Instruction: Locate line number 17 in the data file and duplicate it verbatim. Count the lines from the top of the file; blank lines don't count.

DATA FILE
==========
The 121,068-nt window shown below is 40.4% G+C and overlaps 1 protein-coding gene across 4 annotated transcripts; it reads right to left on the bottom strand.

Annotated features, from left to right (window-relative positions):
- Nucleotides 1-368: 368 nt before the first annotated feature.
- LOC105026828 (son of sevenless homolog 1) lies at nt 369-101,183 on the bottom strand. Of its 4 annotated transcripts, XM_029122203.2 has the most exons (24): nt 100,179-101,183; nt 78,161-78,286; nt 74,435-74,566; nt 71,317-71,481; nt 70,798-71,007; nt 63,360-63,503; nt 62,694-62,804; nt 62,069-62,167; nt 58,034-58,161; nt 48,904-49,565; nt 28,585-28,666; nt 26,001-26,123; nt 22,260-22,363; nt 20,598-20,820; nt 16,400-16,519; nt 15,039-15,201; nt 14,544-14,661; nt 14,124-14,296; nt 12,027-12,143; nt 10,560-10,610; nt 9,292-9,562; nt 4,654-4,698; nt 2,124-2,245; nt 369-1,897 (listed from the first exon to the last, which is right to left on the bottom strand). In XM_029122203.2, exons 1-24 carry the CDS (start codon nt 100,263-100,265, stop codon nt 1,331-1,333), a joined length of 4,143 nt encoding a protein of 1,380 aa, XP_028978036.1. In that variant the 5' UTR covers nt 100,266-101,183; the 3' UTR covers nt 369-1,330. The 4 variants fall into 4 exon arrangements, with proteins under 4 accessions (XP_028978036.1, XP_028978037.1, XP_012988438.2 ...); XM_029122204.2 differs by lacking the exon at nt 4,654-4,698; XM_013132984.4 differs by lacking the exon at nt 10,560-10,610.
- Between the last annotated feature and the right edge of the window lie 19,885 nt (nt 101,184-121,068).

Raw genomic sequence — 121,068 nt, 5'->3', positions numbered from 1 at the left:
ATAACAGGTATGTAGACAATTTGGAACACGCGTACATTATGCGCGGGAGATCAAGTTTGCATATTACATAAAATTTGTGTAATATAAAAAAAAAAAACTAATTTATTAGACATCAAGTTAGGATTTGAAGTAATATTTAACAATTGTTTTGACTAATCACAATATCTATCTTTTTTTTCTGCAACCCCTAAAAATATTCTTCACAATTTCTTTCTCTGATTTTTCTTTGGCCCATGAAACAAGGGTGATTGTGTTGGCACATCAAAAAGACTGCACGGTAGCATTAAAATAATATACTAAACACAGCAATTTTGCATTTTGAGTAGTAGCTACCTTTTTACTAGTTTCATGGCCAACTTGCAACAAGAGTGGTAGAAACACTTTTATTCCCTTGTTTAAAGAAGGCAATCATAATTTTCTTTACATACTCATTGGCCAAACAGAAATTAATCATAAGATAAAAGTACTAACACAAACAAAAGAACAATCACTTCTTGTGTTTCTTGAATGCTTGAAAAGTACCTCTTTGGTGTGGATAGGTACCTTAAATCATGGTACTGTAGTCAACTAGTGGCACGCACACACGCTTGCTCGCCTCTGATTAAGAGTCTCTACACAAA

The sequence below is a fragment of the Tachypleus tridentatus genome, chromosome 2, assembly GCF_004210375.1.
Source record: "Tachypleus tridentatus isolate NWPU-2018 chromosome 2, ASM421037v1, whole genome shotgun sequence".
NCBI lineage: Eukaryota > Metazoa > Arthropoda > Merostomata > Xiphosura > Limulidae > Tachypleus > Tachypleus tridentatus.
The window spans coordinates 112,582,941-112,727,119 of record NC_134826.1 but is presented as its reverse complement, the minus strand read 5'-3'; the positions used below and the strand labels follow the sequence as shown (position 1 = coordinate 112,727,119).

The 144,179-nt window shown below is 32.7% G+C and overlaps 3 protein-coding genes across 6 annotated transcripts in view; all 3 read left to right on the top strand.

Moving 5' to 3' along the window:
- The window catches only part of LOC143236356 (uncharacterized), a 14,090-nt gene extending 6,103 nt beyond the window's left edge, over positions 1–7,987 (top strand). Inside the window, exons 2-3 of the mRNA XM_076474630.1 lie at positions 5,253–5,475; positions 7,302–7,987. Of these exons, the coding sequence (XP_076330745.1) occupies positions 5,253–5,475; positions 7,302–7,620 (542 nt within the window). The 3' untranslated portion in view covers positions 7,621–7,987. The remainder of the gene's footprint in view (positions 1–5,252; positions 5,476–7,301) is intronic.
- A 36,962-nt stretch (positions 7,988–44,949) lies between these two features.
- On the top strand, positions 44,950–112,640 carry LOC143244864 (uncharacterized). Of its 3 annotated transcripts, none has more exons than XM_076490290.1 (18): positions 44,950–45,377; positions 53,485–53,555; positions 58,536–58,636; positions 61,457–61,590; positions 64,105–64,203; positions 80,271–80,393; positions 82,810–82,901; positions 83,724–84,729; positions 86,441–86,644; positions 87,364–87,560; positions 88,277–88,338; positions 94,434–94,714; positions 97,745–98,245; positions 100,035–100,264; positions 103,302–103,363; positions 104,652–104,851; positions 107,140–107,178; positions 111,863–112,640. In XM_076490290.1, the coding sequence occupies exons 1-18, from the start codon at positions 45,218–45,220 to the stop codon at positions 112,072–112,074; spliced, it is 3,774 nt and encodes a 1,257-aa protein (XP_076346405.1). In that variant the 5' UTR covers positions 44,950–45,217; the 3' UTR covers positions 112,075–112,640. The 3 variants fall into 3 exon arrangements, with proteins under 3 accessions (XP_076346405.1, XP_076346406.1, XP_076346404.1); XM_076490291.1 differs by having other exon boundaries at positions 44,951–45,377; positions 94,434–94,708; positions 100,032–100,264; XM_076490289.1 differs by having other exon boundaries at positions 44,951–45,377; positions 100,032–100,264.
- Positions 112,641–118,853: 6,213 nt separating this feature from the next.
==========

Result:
- Positions 112,641–118,853: 6,213 nt separating this feature from the next.